- "Thanks so much. It's so different. I just love it!" [vs "OMG, what IS this thing; and who can I give it to?" because the recipient does not want to hurt the feelings of the person who gave them the gift.]
- "I'm 29." [vs was 29 fifteen years ago]
- "Man that sucker was 10 feet long." ['The one that got away' exaggeration stories tend to grow with each re-telling - with little or no expectation that they will be literally believed.]
- "Didn't you get an invitation. I sent it last week." [vs because they were forgotten or were intentionally not invited.]
- "I'll be there in a minute" [vs "Will you stop pestering me. I'll get there when I'm ready".]
But lies told to protect a person, who has done wrong (whether criminal or not) are usually not socially acceptable - and may constitute a grey or even a black lie, depending on the circumstances.
But, some jokes are also used as a tool to foster bigotry and hate, and consequently may not be socially acceptable. Such jokes fit better in the category of grey or black lies.
White Lies - In summary:
- The intent of a white lie is to benefit the recipient (not the liar); and,
- The consequences are minor (and in some instances may be positive); and
- White lies are generally publicly acceptable.
Grey lies are primarily focused on protecting the interests of the liar, and may or may not be socially acceptable.
Some (but not all) forms of advertising and public relations spin satisfy the criteria for grey lies.
- "I can't come into work day because I'm sick with the flu." [vs. the liar intends to sit at home watching the final series of a sports match on TV. The employer and fellow employees are inconvenienced.]
- "We'll be working late again tonight." [over a glass of wine with the new female employee. It's not an affair - but it's not something the liar's wife would like at all.]
- "I can't repay you this week Sam. Too many bills." [But not too many bills to prevent the liar from going to the pub each night.]
- "But I returned your ladder 2 weeks ago." [Because to admit you loaned the ladder to someone else is liable to cause a ruction].
- "Yes I am an experienced in nursing elderly patients" [vs. "I haven't nursed in 15 years, but I do make tea for Mom." Because the liar wants the job and has rationalized to herself that her experience is good enough.]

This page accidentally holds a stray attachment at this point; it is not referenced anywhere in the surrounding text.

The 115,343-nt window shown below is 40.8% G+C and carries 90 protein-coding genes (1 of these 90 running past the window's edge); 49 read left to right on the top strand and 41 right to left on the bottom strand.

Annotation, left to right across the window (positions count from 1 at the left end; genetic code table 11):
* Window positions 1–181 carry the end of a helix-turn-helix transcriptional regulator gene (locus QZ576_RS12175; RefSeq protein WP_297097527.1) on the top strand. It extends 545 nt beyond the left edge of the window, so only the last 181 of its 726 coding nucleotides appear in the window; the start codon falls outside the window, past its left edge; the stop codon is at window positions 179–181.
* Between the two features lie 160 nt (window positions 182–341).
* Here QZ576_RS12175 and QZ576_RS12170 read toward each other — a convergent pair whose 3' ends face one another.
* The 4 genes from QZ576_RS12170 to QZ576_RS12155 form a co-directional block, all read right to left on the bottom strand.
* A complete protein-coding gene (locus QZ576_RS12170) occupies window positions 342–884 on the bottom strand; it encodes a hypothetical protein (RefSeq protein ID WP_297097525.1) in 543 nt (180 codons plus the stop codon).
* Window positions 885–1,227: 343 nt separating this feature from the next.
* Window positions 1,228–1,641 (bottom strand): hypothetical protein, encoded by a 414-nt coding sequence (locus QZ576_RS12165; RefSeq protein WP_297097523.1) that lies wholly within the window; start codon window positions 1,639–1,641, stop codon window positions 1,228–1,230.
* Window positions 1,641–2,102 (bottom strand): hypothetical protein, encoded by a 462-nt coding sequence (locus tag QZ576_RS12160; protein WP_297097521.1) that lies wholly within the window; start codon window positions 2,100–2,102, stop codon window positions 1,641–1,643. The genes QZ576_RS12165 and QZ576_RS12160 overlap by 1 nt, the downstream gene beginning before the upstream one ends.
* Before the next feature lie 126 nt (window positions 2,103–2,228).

- "He's in a meeting." [vs. He does not want to see Mr. X today.]
Grey Lies - In summary:
- The intent of a grey lie is to benefit the liar (not the victim); and,
- The consequences tend to be relatively minor such as inconvenience or irritation.
- Public acceptability will largely depend on the specific circumstances and the intended or unintended consequences.
Black lies are primarily focused on protecting the interests of the liar. They cause harm; and they are not socially acceptable.
This is why black lies (and some grey lies) by people of power and influence (particularly politicians) are a potential danger to the public interest, and commonly disgust the public - who expect their leaders to be a good example - and to be honest and trustworthy.
- "The car's a real deal. It was owned by an 80 year old who only drove it to get the groceries" [vs. the truth that the car was used by a taxi driver, and the mileage was cranked back]
- (Said to the wife or husband) "I've got to go to 'X' for a week again, to do more work on that deal" [vs the truth that the liar is having an affair, and does not want the spouse to find out because it's likely to lead to an acrimonious and expensive divorce.]
- Lying to hide the fact that the liar has stolen money or property or defrauded someone.
- Lying to hide acts of perversion or violence.
- Lying to prevent someone else from getting some sort of benefit, or to cause someone physical or other harm.
- Lying and otherwise acting deceptively in order to delude the public into believing false promises so as to get elected.
- Propaganda, to deceive the public, in order to prevent the public from objecting to government actions (past, present or planned).
- Lying or manipulating evidence to set someone up so they will be convicted of a crime they did not commit.
- Deliberately setting up circumstances so that the victim(s) will unintentionally commit some sort of violation, so they can be ticketed or otherwise penalised to get quota numbers up.
Black Lies - In summary:
- The intent of a black lie is to benefit the liar (not the victim); and,
- The consequences or potential consequences of black lies tend to be substantial on the victim(s).
- The consequences or potential consequences on the liar, if the truth behind the black lies is found out - may be substantial. This often motivates such liars to go to great lengths to hide the truth.
- Some others who learn the hidden truth behind black lies can use this knowledge to blackmail or exert perverse influence over the actions of the liar. (The ability to manipulate a liar due to knowledge of the truth behind black lies is one of the principle threats of spying. It has has been used by criminals, black-mailers and government agencies for decades, if not centuries to get such liars to do what they want.)
- Black lies are not accepted by the public.
- There are lies of commission and lies of omission.
- Lies can be categorised into: white lies, grey lies and black lies - based on intent, consequence and public acceptability.
- The statement that "everybody lies" generally refers to white lies.
- At the heart of grey lies and black lies in particular, are one or more truths which the liar is afraid will be exposed; along with the desire to manipulate the thoughts and behaviour of the victim(s) of lies.
- Many, if not most grey lies, and all black lies are not socially acceptable.
The truth matters;
and, bar white lies, the truth is expected.
- Glenn Greenwald